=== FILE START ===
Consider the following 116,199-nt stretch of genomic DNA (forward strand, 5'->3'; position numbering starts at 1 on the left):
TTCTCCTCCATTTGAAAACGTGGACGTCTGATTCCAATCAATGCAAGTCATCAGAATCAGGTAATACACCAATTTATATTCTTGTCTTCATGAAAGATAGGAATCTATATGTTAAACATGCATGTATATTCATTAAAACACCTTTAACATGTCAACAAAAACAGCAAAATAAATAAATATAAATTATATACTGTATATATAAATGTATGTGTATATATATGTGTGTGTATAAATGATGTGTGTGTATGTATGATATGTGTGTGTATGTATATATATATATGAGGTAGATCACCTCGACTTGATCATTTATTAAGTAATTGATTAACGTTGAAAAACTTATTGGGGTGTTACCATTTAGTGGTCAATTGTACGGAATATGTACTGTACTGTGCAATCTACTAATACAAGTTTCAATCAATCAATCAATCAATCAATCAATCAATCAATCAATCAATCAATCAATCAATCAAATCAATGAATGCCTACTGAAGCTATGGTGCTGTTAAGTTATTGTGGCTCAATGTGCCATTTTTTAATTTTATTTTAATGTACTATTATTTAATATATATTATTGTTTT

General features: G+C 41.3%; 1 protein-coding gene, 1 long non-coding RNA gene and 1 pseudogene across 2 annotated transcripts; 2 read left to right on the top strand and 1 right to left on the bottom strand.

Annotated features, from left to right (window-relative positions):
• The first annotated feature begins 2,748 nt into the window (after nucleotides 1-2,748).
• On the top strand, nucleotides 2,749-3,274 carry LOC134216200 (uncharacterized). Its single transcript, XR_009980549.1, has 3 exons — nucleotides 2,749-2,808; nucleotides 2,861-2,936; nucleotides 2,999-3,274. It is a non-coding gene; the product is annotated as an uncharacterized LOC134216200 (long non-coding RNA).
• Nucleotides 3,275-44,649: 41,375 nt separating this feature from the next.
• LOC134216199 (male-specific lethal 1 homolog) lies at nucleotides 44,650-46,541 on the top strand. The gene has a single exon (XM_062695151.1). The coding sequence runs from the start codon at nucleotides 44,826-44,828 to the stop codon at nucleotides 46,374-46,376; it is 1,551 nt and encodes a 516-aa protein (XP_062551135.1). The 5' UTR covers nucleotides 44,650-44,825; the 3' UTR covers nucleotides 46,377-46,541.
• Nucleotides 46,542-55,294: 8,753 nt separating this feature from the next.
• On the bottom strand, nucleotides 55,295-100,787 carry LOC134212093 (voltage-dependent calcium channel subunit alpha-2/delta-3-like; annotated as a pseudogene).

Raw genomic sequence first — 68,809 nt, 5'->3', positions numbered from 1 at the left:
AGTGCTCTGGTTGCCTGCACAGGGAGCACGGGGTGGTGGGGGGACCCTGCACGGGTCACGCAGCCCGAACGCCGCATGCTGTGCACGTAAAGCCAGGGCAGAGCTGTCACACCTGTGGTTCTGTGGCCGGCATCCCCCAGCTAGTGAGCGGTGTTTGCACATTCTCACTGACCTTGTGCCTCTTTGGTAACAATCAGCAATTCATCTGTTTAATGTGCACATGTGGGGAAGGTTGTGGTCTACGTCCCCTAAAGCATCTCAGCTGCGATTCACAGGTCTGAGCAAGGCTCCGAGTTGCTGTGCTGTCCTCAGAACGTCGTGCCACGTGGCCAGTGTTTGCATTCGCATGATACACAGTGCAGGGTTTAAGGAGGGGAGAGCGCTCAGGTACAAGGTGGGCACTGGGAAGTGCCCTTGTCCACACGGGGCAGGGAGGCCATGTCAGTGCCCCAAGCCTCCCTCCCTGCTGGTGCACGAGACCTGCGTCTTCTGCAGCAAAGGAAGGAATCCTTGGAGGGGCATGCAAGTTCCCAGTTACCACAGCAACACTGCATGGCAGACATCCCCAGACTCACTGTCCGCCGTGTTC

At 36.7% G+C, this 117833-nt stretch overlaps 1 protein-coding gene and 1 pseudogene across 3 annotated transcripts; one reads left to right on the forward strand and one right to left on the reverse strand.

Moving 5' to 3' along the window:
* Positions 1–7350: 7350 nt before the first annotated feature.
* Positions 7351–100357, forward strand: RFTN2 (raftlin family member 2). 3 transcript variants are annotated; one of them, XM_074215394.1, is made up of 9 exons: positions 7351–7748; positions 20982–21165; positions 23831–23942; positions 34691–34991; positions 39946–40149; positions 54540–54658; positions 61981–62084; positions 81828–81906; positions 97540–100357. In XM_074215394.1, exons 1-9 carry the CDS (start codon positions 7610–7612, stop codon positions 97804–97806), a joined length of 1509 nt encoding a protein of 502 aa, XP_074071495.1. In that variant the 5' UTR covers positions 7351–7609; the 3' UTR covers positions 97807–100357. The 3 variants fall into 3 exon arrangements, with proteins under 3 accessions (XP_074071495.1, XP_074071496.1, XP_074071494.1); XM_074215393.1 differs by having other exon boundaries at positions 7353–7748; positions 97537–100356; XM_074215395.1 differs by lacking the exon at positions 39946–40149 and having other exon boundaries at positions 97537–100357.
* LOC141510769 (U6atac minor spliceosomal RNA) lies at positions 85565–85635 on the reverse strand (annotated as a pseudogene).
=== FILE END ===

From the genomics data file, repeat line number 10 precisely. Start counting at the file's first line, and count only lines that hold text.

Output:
• On the bottom strand, nucleotides 55,295-100,787 carry LOC134212093 (voltage-dependent calcium channel subunit alpha-2/delta-3-like; annotated as a pseudogene).